The Importance of Trust and Estate Taxes Today
The trust is recognized as a separate taxable entity for federal income tax purposes and is governed by rules similar to that of individuals. It is an arrangement whereby a trustee is appointed to manage property for the benefit of beneficiaries. The estate or trust must file a return on Form 1041 if it has gross income of $600 or more. An estate or trust is generally regarded as a conduit with respect to its income and is allowed a deduction for the portion of income that is currently distributable or distributed to the beneficiaries. The income allocated to a beneficiary is taxed in the beneficiary’s hands and retains the same character that it had in the estate or trust.
The New Tax Law’s Impact on Trusts and Estates Income Taxes
The American Taxpayer Relief Act of 2012 (“ATRA”) raised tax rates on individuals, estates and trusts. The maximum bracket increased from 35% to 39.6%. The capital gains bracket increased from 15% to 20%. For individuals, the maximum brackets are effective once taxable income exceeds $400,000 for an individual, and $450,000 for taxpayers married filing jointly. The threshold for head of household is $425,000 and for married couples filing separately $225,000.30.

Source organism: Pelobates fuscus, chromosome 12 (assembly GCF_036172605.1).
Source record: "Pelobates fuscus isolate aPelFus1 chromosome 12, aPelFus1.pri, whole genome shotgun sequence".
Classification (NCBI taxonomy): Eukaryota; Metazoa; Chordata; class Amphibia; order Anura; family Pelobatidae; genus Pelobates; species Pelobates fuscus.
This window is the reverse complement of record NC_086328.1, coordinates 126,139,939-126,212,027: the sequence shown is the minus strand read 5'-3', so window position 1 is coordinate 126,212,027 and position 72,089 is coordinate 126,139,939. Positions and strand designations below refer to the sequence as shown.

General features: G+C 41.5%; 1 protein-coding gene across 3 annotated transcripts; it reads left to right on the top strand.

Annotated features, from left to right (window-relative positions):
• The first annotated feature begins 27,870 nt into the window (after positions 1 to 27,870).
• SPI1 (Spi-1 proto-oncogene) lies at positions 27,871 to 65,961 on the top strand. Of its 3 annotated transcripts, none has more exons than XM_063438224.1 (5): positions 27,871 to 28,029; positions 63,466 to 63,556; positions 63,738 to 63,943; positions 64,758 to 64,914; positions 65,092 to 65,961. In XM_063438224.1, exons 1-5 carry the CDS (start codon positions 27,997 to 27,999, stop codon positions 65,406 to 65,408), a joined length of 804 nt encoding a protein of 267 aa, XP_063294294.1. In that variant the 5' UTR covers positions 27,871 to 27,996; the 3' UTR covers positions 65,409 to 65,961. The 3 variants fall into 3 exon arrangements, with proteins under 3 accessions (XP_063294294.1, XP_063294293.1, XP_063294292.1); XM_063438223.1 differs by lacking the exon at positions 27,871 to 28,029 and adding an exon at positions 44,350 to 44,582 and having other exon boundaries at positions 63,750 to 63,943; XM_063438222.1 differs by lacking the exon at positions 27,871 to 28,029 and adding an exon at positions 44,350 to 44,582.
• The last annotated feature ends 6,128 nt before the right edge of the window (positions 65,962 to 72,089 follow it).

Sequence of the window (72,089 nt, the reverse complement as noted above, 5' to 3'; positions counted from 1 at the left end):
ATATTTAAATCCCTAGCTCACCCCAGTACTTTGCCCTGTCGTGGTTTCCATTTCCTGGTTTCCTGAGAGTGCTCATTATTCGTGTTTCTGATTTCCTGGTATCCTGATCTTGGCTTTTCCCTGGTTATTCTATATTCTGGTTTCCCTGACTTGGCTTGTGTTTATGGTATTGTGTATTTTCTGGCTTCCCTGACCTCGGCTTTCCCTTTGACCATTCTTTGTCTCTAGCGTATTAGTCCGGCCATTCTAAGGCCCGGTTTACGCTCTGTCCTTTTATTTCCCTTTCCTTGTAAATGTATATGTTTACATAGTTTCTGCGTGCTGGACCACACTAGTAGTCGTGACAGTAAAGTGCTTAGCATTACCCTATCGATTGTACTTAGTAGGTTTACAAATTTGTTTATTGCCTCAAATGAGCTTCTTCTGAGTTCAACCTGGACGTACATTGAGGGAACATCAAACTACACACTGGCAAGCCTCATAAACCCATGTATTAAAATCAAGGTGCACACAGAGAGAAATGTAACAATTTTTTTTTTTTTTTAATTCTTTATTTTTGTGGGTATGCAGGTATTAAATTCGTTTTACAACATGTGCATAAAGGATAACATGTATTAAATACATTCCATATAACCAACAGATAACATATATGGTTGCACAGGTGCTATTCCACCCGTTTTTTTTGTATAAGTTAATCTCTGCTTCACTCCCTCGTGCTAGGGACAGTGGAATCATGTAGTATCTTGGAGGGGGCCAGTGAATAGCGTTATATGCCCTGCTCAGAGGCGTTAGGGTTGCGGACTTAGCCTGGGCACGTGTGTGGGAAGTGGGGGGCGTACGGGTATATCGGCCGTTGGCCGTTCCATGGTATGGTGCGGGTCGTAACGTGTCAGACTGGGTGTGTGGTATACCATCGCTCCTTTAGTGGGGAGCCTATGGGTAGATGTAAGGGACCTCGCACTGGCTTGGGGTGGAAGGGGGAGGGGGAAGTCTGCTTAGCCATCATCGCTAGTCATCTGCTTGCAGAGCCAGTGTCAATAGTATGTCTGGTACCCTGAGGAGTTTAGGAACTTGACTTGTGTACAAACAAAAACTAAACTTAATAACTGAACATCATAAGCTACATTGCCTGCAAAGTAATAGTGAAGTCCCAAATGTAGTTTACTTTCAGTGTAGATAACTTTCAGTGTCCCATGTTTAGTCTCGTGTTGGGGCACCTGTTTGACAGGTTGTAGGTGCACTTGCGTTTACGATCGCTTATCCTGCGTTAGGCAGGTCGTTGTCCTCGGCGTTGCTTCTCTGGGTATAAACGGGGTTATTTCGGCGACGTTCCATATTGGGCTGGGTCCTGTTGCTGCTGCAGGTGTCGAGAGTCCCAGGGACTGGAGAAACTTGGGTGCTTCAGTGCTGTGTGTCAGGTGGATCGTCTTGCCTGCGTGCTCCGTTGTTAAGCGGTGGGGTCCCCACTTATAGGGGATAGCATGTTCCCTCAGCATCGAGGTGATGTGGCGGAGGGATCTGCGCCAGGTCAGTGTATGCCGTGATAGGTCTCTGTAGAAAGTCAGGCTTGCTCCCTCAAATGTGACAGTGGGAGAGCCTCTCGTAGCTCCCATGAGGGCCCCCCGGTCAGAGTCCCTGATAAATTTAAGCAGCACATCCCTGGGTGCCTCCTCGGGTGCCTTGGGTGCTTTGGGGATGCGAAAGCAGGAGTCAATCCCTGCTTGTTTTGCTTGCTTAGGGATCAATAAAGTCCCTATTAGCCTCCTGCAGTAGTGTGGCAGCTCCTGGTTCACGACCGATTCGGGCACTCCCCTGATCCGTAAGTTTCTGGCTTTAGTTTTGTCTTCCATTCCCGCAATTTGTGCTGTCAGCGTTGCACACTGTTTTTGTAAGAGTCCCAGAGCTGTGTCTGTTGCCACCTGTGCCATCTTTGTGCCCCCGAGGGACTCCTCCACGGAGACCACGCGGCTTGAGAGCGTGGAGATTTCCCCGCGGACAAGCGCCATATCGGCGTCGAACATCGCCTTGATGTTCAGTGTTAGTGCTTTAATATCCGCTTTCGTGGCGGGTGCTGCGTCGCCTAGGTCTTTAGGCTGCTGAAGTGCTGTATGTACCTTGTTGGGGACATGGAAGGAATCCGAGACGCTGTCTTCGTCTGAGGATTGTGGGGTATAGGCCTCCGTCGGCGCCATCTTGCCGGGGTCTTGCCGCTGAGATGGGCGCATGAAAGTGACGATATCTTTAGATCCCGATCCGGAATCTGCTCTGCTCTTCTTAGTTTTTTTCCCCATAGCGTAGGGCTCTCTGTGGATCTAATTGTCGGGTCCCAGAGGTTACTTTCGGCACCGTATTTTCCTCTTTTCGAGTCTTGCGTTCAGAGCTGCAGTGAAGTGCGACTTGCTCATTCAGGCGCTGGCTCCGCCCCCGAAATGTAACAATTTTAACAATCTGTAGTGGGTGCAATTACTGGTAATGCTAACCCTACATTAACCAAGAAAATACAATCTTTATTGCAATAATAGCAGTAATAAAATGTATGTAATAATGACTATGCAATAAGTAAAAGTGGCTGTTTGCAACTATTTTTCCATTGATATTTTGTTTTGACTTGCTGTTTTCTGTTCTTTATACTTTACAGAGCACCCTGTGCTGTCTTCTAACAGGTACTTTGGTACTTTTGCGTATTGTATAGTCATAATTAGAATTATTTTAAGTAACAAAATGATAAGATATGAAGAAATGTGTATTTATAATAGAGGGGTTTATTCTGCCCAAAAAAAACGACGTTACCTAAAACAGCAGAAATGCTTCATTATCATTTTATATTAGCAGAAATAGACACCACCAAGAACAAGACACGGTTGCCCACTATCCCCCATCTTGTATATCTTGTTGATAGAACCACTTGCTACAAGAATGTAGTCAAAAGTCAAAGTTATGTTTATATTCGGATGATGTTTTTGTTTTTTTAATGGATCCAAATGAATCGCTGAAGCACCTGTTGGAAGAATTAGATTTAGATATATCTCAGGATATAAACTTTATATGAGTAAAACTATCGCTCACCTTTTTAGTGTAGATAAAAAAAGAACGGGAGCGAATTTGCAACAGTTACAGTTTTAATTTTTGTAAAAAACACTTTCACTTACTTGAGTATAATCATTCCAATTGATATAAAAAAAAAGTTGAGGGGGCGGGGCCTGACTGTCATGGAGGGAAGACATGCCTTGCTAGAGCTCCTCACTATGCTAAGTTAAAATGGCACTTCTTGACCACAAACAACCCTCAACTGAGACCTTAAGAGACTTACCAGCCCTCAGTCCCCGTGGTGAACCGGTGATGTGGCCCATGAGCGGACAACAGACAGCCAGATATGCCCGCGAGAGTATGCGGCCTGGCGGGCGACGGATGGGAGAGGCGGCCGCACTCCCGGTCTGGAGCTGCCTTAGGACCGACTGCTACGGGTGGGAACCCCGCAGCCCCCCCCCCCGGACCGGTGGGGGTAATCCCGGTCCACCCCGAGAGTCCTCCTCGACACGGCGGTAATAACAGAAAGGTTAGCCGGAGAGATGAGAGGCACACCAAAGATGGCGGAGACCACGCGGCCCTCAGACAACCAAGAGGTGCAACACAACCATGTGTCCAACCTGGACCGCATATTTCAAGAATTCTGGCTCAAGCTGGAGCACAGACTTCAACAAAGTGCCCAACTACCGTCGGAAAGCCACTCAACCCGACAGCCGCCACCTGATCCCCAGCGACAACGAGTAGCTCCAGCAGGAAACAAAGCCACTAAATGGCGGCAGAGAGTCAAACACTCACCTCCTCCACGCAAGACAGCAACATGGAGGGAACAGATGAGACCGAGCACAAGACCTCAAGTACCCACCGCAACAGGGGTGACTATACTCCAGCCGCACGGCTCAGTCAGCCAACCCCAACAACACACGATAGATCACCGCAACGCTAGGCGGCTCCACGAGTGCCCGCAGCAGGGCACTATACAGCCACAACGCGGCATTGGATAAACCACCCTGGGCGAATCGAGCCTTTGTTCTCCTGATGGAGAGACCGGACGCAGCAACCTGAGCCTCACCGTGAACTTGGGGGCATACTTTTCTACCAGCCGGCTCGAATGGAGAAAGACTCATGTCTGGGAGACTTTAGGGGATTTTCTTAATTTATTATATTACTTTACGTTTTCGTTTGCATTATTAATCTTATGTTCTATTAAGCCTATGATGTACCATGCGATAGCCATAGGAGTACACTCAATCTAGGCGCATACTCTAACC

The income tax rates for trusts and estates are extremely condensed. Once the estate or trust has taxable income in excess of $11,950 the maximum brackets of 39.6% for ordinary income and 20% for long-term capital gains applies. In addition, the 2010 health care law ushered in a complex new Medicare contribution tax of 3.8% on Net Investment Income (“NII”) in excess of certain thresholds.
Planning Options to Consider
Avoid condensed trust and estate brackets, utilize the beneficiary’s lower tax brackets and avoid the 3.8% surtax. By utilizing the beneficiary’s income tax brackets there may be an opportunity to not only avoid the 3.8% surtax, but to take advantage of the beneficiary’s lower tax brackets.
The key to achieving these results is to effectively utilize the special deduction available to estates and trusts for distributions to the beneficiary. Due to the fact that the estate and trust operate as a conduit, by distributing the income, including NII, to the lower bracket beneficiary substantial tax savings may result.
There are many unique aspects of trust and estate income taxation which will help lower the respective income taxes. Executors and trustees must adhere to fiduciary standards and owe duties of care and loyalty to all beneficiaries and participants in the estate and trust. Therefore, fiduciaries must be knowledgeable about the individual beneficiary circumstances as well as the overall structure of the entity. Drafting for suitable discretion will help the fiduciary better manage these considerations. Fiduciaries must carefully document the factors which they are considering and make their decisions accordingly.
Last Updated on April 18, 2017 by The Orlando Law Group